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Thursday, September 29, 2016
- All over the Ivorian economic capital, Abidjan, large cranes, involved in the construction of new buildings and highways, are dotted across the city skyline.
Soon this city, which is split in two by a lagoon, will have a second port terminal, a fourth bridge and several overpasses and other major infrastructure that are expected to metamorphose Abidjan’s landscape. Business is clearly improving in this West African nation.
Côte d’Ivoire’s booming business successes have been highlighted by the World Bank “Doing Business 2014” report, where its economy was ranked 20th for having made the most significant improvement in its business environment since 2005.
In times of a global economic downturn, Côte d’Ivoire is a rare case. Not only does the country have a positive GDP growth for 2012, but the numbers exceed expectations at 9,8 percent rather than the 8,1 percent forecast by the International Monetary Fund.
But while Côte d’Ivoire’s growth may be impressive the world over, its population of about 19.8 million is impatient to see these economic gains transform their lives for the better.
Marius Comoe, president of the Federation of Consumer Associations of Ivory Coast (FACACI), is convinced that things are getting worse.
“Purchasing power has diminished. Basic food and gas prices have increased substantially,” he told IPS.
At the Carena market in downtown Abidjan, women complain about the increasing cost of life.
“Ah, it is so expensive. Prices have increased a lot in the last two years. I really have difficulty [making] ends meet. Vegetable prices have increased, but meat and oil are becoming incredibly expensive,” Alice Boue told IPS while selecting a few vegetables to purchase.
But vegetable seller Martine Broue argued that while the cost of other goods have gone up, her vegetables prices have not. Prices of vegetables are difficult to track because of the constant fluctuations. The National Institute of Statistics, known by its French acronym, INS, estimates that vegetable prices have increased about 10 percent from October 2012 to October 2013.
In addition, cooking oil has almost doubled in price from 1.30 dollars in 2010 to 2.4 dollars in 2013. Meat, which sold for about four dollars a kilogramme (kg) in January 2013 currently costs about 4,6 dollars a kg in some areas. Rice, however, has maintained a steady price over the last year at about 65 cents per kg, according the Famine Early Warning Systems Network.
“Spending power is not only about staple goods. Electricity is now double the cost of what it was under [former President Laurent] Gbagbo and affordable accommodation is impossible to find,” explained Comoe. INS estimates that the total cost of energy has increased 6,3 percent in the last year.
And these price hikes have also affected services.
“Healthcare is two to three times more expensive than it was three years ago,” said Comoe. The cost of education has increased by 25,3 percent for high school and 92,6 percent for university fees. “Several kids cannot go to school because their parents do not have the money to pay for school fees,” Comoe added.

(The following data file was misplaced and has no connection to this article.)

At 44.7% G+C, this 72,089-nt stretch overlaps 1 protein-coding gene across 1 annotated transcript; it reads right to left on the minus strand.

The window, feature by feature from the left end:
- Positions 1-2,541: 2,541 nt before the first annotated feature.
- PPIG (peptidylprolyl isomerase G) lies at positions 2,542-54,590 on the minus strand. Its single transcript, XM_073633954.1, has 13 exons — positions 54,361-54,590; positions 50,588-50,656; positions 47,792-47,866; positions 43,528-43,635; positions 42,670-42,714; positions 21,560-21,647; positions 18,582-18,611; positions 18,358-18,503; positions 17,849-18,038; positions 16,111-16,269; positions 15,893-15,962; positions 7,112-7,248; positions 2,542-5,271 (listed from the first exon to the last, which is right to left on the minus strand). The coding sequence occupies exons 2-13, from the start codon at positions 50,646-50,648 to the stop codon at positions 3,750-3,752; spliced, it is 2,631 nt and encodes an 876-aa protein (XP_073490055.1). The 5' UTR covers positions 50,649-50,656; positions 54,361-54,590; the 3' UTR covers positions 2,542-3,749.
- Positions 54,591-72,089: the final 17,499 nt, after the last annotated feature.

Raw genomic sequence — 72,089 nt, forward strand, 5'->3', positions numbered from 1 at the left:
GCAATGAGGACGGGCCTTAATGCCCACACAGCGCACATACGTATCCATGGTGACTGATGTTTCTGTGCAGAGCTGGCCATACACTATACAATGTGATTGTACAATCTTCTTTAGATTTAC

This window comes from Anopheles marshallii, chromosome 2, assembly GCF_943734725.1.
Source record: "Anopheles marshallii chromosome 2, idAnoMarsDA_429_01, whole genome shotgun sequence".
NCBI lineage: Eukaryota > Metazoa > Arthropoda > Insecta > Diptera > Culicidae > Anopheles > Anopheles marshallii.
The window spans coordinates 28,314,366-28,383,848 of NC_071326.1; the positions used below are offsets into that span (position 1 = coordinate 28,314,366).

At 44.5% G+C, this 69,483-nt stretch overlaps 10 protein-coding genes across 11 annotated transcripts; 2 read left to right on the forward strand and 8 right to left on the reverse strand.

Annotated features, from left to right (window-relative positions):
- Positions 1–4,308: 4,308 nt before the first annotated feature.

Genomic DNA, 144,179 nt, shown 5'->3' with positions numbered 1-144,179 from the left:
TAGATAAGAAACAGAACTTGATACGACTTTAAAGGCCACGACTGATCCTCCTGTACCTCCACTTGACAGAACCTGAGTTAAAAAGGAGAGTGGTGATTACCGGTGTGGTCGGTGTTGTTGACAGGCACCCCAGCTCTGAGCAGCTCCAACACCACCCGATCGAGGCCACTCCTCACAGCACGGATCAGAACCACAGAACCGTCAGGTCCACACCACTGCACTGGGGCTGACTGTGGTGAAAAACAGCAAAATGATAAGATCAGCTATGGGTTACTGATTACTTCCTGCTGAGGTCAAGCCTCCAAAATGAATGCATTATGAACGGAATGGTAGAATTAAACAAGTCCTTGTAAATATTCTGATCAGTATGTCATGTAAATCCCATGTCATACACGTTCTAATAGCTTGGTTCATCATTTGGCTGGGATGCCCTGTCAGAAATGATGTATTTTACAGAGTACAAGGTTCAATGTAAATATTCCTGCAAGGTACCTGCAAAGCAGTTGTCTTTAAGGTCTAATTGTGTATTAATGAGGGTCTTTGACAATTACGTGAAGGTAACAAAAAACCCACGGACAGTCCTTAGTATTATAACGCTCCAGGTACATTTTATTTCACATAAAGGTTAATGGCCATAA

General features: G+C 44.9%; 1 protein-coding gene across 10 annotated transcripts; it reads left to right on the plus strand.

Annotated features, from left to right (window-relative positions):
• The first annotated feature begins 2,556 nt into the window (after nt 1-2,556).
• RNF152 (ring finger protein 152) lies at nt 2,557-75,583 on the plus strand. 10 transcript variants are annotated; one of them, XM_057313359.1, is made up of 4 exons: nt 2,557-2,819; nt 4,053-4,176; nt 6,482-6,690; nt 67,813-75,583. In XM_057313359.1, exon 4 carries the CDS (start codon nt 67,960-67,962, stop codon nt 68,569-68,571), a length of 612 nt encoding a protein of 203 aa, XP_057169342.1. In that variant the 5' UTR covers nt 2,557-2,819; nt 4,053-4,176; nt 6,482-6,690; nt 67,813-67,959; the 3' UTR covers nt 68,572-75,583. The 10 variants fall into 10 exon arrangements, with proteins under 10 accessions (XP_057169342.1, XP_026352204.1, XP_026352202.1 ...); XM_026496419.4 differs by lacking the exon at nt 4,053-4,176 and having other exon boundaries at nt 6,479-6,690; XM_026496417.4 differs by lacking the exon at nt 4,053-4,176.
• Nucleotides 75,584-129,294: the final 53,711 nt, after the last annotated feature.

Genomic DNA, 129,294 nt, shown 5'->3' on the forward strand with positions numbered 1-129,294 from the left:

Dr. José Coffie N’Guessan, economist and director of research at the Ivorian Centre of Economic and Social Research, explained the contradiction in the country’s rapid economic growth and the lack of improvement for people.
“This huge growth rate is not extraordinary, considering that the economy has contracted roughly five percent in the years prior to 2012,” he told IPS. Côte d’Ivoire has faced several crises since the 1999 coup d’état and most recently the 2010 to 2011 post-electoral crisis that resulted in over 3,000 deaths.
“We are catching up with the past. [The economic growth] will be remarkable if we are able to maintain those numbers for two to three years,” N’Guessan said, explaining that the majority of the country’s growth was largely due to the necessary infrastructure investments currently being made by the government, which were postponed since the country’s post-electoral crisis.
N’Guessan is uncertain whether this growth will reduce unemployment, pointing out “this is not automatic.”
According to the General Confederation of Companies of Côte d’Ivoire, last year about five million Ivoirians were unemployed, with the unemployment rate among 15- to 35-year-olds as high as 60 percent.
“Growth will be stimulated by building new infrastructure, but it might not translate into jobs the same way that investments made in factories [do]. So far, Ivoirians do not feel that unemployment is going down,” N’Guessan said.
He added that foreign investors “tended to be interested in sectors that do not create a lot of jobs, especially natural resources. To create jobs, we have to invest in agriculture, agro-industries and the tertiary sector.”
“The population has yet to gain from this growth. The impact is never immediate. It will take a certain time. We have to be patient. Government has decided to reach high to bring wealth fast,” N’Guessan said.
He said that in order for the government to build a sustainable growth, it had to invest “in something else other than ostentatious infrastructures.”
“We need to invest in human capital. We are at a crossroad. And it is important to not miss it.”